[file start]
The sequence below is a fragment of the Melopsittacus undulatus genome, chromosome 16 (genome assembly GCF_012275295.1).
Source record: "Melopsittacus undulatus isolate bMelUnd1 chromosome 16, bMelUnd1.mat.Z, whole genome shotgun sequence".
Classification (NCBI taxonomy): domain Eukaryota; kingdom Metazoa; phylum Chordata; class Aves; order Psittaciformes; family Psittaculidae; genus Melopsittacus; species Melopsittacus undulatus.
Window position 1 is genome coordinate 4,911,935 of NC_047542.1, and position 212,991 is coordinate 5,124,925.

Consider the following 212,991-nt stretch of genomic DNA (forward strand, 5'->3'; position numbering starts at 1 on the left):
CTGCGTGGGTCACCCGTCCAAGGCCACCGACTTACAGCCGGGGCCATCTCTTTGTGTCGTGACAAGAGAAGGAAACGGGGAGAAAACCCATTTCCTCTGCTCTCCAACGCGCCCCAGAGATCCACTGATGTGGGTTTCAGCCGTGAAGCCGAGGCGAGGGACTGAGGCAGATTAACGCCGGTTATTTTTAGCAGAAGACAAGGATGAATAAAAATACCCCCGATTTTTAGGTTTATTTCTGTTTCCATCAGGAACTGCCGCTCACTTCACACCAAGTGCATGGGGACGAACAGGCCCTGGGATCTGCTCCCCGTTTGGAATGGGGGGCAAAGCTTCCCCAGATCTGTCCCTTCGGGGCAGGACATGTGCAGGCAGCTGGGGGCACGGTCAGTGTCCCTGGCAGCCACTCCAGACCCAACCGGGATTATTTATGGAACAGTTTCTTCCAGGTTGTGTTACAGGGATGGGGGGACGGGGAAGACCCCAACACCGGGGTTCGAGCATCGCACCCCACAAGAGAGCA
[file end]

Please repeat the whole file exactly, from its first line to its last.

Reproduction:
The sequence below is a fragment of the Melopsittacus undulatus genome, chromosome 16 (genome assembly GCF_012275295.1).
Source record: "Melopsittacus undulatus isolate bMelUnd1 chromosome 16, bMelUnd1.mat.Z, whole genome shotgun sequence".
Classification (NCBI taxonomy): domain Eukaryota; kingdom Metazoa; phylum Chordata; class Aves; order Psittaciformes; family Psittaculidae; genus Melopsittacus; species Melopsittacus undulatus.
Window position 1 is genome coordinate 4,911,935 of NC_047542.1, and position 212,991 is coordinate 5,124,925.

Consider the following 212,991-nt stretch of genomic DNA (forward strand, 5'->3'; position numbering starts at 1 on the left):
CTGCGTGGGTCACCCGTCCAAGGCCACCGACTTACAGCCGGGGCCATCTCTTTGTGTCGTGACAAGAGAAGGAAACGGGGAGAAAACCCATTTCCTCTGCTCTCCAACGCGCCCCAGAGATCCACTGATGTGGGTTTCAGCCGTGAAGCCGAGGCGAGGGACTGAGGCAGATTAACGCCGGTTATTTTTAGCAGAAGACAAGGATGAATAAAAATACCCCCGATTTTTAGGTTTATTTCTGTTTCCATCAGGAACTGCCGCTCACTTCACACCAAGTGCATGGGGACGAACAGGCCCTGGGATCTGCTCCCCGTTTGGAATGGGGGGCAAAGCTTCCCCAGATCTGTCCCTTCGGGGCAGGACATGTGCAGGCAGCTGGGGGCACGGTCAGTGTCCCTGGCAGCCACTCCAGACCCAACCGGGATTATTTATGGAACAGTTTCTTCCAGGTTGTGTTACAGGGATGGGGGGACGGGGAAGACCCCAACACCGGGGTTCGAGCATCGCACCCCACAAGAGAGCA